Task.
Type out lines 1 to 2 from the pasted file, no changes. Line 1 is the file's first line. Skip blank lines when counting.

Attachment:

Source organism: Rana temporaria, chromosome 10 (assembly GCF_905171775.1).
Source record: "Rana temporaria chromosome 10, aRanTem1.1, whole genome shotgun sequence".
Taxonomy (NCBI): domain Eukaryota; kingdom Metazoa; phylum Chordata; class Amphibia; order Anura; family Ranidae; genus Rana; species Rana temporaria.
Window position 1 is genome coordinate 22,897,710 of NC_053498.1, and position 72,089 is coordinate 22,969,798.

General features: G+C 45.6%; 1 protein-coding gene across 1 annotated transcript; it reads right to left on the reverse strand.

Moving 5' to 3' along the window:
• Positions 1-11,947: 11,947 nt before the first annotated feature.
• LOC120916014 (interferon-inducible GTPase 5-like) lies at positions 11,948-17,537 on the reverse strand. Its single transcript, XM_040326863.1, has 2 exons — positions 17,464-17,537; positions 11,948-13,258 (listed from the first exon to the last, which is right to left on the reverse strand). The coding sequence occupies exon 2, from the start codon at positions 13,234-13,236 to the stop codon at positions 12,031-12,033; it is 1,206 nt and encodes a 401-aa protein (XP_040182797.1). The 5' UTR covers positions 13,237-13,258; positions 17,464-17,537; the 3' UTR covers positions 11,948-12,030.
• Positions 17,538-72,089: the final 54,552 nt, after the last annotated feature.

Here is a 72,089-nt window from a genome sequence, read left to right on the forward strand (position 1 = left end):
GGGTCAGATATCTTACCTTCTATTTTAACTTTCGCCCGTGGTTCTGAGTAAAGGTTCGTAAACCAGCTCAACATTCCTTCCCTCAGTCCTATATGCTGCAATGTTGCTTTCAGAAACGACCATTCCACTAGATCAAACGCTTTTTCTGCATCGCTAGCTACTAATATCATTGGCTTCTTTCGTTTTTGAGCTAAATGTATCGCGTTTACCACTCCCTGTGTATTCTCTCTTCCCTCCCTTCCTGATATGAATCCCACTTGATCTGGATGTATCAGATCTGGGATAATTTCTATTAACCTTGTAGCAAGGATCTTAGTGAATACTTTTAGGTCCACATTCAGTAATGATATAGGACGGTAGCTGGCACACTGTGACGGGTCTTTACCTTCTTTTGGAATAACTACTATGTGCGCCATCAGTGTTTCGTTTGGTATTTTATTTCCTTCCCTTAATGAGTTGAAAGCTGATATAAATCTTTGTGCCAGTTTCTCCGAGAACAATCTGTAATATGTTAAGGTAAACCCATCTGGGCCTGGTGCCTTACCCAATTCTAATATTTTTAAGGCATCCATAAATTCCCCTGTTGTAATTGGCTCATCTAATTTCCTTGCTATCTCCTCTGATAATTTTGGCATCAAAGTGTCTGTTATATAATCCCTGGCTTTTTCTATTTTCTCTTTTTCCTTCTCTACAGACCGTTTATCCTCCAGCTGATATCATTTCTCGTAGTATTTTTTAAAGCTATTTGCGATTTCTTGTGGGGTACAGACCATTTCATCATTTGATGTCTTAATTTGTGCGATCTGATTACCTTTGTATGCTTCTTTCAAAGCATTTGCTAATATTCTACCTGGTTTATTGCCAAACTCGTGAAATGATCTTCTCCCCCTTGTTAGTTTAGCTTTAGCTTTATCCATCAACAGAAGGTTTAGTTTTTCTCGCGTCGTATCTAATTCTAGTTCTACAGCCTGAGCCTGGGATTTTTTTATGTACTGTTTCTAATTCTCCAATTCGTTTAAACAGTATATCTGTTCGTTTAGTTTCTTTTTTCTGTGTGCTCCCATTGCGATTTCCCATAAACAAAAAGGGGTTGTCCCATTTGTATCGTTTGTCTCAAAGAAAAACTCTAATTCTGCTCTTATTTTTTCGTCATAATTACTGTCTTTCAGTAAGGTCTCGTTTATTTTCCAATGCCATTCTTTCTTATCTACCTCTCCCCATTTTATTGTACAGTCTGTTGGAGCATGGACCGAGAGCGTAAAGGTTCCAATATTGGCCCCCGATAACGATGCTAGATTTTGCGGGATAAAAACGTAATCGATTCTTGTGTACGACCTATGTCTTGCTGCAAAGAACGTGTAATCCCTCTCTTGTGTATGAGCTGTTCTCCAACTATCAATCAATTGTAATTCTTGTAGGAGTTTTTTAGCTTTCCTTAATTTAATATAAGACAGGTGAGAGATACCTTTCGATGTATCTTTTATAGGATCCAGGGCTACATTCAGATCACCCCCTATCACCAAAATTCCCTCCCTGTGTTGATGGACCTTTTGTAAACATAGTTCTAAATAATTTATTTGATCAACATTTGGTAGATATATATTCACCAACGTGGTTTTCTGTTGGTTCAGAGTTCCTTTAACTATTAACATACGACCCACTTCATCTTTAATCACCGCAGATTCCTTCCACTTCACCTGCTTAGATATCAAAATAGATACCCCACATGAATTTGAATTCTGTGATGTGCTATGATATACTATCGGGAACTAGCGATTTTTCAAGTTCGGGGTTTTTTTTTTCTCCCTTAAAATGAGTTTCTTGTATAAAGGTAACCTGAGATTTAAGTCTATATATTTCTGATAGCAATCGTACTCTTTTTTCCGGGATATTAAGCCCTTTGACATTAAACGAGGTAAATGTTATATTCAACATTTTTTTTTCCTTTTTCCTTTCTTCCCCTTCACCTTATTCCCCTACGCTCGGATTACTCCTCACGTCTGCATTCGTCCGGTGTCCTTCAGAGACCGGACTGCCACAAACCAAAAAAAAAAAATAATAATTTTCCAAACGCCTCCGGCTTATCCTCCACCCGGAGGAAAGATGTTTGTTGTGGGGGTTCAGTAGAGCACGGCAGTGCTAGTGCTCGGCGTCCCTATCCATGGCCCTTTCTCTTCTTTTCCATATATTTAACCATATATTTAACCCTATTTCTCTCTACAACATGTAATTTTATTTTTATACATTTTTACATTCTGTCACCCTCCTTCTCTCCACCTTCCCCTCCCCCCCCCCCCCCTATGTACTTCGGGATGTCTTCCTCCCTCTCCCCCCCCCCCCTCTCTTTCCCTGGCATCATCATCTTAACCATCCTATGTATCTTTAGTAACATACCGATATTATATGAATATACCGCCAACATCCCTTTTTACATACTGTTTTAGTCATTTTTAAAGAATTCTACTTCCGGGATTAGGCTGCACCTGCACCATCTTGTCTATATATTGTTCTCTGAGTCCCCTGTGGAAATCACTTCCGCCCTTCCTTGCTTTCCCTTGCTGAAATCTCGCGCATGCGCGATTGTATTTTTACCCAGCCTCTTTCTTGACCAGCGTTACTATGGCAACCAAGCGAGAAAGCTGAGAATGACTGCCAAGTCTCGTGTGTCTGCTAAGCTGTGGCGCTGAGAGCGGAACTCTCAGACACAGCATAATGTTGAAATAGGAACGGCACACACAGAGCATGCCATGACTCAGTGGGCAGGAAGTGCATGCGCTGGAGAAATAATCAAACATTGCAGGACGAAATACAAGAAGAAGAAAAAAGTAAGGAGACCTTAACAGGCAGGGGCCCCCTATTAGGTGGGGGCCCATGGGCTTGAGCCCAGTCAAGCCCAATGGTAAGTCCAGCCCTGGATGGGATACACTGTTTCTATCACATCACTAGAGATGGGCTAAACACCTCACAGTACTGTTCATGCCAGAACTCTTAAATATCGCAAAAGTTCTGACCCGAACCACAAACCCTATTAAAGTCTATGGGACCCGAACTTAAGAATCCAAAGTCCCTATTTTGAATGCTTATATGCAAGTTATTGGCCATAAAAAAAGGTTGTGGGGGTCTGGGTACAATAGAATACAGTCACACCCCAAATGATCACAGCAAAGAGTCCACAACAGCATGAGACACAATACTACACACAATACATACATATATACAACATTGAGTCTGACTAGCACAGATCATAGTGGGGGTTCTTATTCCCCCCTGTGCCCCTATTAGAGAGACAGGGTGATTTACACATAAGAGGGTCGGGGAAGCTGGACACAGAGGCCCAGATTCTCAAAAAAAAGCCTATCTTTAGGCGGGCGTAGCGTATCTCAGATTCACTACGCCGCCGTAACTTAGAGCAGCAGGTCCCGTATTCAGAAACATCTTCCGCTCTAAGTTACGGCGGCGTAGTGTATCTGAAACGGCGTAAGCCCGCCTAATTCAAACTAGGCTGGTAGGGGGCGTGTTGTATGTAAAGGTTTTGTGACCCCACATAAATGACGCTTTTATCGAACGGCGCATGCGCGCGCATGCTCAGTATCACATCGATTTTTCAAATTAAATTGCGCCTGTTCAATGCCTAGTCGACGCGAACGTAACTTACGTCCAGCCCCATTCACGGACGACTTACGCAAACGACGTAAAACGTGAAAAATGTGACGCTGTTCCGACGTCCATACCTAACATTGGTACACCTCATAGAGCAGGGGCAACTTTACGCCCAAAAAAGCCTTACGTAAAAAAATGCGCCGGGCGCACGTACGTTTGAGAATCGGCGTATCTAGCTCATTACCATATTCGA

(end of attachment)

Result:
Source organism: Rana temporaria, chromosome 10 (assembly GCF_905171775.1).
Source record: "Rana temporaria chromosome 10, aRanTem1.1, whole genome shotgun sequence".